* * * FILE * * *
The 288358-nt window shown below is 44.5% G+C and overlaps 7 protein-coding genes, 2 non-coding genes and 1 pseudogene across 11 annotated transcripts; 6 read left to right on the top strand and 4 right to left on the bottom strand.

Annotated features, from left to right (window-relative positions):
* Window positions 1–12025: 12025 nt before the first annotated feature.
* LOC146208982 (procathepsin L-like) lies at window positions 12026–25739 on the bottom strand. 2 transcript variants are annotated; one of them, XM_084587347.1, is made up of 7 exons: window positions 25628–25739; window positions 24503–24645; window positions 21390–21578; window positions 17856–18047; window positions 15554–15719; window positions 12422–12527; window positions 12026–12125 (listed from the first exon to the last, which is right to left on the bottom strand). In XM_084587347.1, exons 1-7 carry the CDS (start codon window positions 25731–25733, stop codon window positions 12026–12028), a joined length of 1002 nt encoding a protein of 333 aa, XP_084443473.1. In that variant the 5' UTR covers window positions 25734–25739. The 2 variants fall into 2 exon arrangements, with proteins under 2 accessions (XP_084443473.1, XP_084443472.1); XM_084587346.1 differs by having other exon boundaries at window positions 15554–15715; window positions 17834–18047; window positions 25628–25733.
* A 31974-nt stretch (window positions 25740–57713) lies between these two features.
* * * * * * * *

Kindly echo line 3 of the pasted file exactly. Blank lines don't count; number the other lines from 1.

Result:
* Window positions 1–12025: 12025 nt before the first annotated feature.